Is my game N/S or just S? : I had this idea from an interview with Joss Whedon about his show Buffy, where each character has a "story arc," and Joss would know at any point in the season what that character was going through. I took this and dropped it into Peregrine. You pick an Issue that your character is dealing with (guilt, greed, honor, something both motivating and hindering), and map out how its intensity rises and falls over the season. So you know, for example, that in episode 3 your Issue will be at a 2.

Peregrine - the season in perspective in March 2003 is the last post that call the game-in-development "Peregrine", even if the name will be used again in a couple of threads about PTA as the "first playtest" of PTA)

In TV show offshoot idea Matt talks about using the rules for a InSpectre-like TV series.

The first mention of PTA is not from Matt, but from Clinton, in April 2003:
Passive-aggressive narrativism (Peregrine): I've been playing in this great game for the last month run by Matt Wilson. It's a game he's designed called Prime-Time Adventures, and our setting is called Peregrine. It's loosely based off Firefly and other space television shows, and is aggressive story-telling.
From the same thread, some info about the system:
Quick rules: the mechanics are super-simple, but work in play. The players roll pools of d10s with anything matching 7 or above as an Action. Each episode, each character has an Intensity ranking from 1 to 3 equated to how much the episode is focused on that character. When rolling the dice, you roll a number equal to 3 + your Intensity, but 1 to your Intensity are Setbacks, or bad things that happen that the other players narrate. Anyway - loosely-oriented story-telling.

After this, Matt began to post a lot about Primetime Adventures, if you want a more detailed account I suggest searching the forum, (there are "only" around 600 threads about PTA in the Forge Archive, after all... :-)

A thread from September 2003, PTA: Imperivm Confidential Pilot Episode talks in detail about the new post-gencon playtest rules, and then in October 2003 there is a really, really detailed actual play thread by John Harper about his PTA game PTA Bridgewater that will, become one of the game manual's examples.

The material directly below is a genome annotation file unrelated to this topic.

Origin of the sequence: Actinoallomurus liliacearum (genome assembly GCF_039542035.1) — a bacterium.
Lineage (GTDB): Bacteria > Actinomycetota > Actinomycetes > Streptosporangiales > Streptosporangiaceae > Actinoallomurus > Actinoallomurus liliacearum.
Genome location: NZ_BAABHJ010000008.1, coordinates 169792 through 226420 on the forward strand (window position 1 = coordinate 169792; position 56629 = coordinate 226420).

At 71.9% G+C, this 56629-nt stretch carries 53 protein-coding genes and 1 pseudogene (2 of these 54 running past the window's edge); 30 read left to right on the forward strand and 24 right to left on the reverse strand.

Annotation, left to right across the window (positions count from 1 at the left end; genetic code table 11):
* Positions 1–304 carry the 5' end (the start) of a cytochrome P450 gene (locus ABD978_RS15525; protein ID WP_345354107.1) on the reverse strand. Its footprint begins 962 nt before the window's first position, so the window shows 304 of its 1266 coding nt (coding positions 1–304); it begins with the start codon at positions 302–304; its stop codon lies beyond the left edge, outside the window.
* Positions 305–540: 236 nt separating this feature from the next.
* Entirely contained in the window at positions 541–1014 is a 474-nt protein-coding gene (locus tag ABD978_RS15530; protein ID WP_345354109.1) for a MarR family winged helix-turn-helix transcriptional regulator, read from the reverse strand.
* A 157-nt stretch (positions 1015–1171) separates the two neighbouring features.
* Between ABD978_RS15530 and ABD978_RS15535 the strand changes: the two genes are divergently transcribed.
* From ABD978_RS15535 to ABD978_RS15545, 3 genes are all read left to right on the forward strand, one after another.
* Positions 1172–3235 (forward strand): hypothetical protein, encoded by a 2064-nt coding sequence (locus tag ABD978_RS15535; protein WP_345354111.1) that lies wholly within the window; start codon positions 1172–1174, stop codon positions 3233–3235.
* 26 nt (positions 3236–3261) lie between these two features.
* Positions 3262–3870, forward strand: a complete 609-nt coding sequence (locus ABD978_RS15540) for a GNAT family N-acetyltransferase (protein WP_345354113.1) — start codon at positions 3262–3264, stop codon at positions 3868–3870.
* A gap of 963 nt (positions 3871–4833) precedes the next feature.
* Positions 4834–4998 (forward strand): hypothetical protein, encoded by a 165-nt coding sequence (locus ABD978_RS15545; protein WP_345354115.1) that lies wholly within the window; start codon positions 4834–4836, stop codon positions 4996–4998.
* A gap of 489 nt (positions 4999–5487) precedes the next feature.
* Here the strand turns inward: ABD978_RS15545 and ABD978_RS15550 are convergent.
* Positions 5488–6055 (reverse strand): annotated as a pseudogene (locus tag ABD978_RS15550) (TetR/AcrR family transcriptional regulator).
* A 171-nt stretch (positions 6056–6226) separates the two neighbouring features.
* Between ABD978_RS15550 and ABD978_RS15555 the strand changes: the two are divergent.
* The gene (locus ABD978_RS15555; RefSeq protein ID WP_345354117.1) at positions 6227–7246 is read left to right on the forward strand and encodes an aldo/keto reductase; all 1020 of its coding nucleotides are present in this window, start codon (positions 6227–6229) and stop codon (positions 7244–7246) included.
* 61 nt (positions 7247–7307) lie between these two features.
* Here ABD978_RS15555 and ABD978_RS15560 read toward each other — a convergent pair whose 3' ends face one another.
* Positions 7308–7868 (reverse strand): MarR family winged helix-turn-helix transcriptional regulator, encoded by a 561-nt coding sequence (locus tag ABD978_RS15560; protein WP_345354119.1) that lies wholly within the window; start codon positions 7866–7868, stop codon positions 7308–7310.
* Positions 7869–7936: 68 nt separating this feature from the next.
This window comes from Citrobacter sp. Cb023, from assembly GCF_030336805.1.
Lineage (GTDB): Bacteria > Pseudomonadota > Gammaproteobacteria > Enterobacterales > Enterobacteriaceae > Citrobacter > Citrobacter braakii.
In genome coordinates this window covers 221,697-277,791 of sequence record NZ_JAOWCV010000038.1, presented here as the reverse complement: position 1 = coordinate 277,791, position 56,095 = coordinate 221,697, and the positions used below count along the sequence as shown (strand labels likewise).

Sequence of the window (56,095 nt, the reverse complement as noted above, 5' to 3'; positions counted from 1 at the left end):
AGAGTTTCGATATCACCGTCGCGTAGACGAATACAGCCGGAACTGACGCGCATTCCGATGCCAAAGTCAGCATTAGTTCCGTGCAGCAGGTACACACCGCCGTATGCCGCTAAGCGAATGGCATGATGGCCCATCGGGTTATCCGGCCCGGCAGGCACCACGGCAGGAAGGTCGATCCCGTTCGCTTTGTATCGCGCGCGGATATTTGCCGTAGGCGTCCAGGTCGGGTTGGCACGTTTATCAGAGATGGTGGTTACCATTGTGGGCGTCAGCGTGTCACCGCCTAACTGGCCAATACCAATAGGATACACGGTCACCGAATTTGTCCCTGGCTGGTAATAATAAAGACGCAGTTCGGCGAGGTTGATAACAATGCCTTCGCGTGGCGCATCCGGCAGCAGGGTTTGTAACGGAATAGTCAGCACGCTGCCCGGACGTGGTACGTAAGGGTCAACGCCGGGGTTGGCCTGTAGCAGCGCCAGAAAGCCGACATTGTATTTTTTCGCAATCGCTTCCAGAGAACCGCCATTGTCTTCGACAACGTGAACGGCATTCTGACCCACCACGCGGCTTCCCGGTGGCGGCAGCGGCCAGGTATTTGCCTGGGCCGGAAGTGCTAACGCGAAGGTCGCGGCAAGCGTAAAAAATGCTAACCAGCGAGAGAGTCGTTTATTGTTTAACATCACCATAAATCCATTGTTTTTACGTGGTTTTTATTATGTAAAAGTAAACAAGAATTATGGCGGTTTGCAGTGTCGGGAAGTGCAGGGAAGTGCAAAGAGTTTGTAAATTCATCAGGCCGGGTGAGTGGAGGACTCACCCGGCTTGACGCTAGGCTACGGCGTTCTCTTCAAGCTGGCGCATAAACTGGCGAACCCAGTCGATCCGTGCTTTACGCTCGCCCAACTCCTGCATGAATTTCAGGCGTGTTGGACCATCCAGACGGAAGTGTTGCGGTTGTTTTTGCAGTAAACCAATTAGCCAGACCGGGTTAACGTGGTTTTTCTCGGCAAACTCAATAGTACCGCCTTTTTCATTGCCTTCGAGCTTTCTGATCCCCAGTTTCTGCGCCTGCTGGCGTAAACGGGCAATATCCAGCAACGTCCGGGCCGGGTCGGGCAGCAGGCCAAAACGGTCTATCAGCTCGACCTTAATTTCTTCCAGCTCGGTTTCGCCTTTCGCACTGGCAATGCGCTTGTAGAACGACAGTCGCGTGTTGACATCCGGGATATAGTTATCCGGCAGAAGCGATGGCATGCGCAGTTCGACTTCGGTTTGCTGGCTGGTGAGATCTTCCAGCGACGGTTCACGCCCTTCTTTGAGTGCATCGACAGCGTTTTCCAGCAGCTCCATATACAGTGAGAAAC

In April 2004, Matt post about some conclusions from the playtests: [PTA] spacehunter, pilot episode and playtesting errata

The first printed copies of PTA arrive in August 2004, After this (and after the Gencon debut) the Dog-eared Designs (Matt) sub-forum is created, and there are a lot of actual play threads. But none, ever, is more famous than this:  Prime Time Adventures: Moose in the City: Vincent Baker, Ron Edwards, and other three long-time poster at the forge, play a kid's show with PTA.  This most famous actual play of PTA, ever!
((Vincent, the link to the picture is dead! Please put it online again and update the link! Then cancel this red paragraph))

Another Actual Play: Vincen't Epidemonoly, and Epidemonology 2: Playing Mystery with PTA.
Vincent and is group are the first, as far as I know, to use CARDS instead of dice to play PTA. He talks about it in Epidemonoly 2 (February 2005). We play with cards instead of dice. Red cards are successes, high card has buck-stoppage. This is going to be hard to explain, I think, but playing the game with cards is more fun than playing it with dice. I expected it to be just as much fun, but nope! It's more fun. I think it's because the interaction is streamlined. With dice, we count up how many dice everybody gets, then we roll them, then we count successes etc. With cards, dealing them out takes the place of both the counting up and the rolling. I'm like, "how many cards, three? Four? Okay, fwap fwap fwap fwap." It's a good little interaction. So I'd recommend playing with cards to anybody.
Matt's reply: Cards will go in as an official option in the whenever-I-get-around-to-it edition, which will probably exist as a pdf first.
(The "revised" edition of PTA with the Card rules was published for Gencon 2005. The pdf arrived only in december 2005...)

This is a run-down of the sales in the first two years: Two Anniversaries

The edition published in August 2005 is the same one we play today, so this "history of PTA" can stop here.  Bye!

(Excuse my errors, English is not my native language. I'm Italian.)

Moreno R.

Reading again the Dark Fragrance thread, I noticed that it didn't contain the links to Chris Chinn's blog posts about PTA, that I remembered being there.

Well, I was mixing two different threads together: the one with the links, and more about how to play Primetime Adventures, is this one:
[PTA] Driving Towards Conflict
I was following this thread with the intention to add it to my list, but I forgot about it. Why? Because it's incomplete, it needed a reply from Ron, but that Ron's last post for more than a month, as he was very busy in January.  I postponed the decision to add it to a reply that never came.

Reading it again, it's already worthy of inclusion, both for the posts and the links.  And the questions posted to Ron in the next-to-last message is already answered enough in the other posts I listed. So I am adding this thread to the list (read it after "Dark Fragrance")

(Excuse my errors, English is not my native language. I'm Italian.)

Larry L.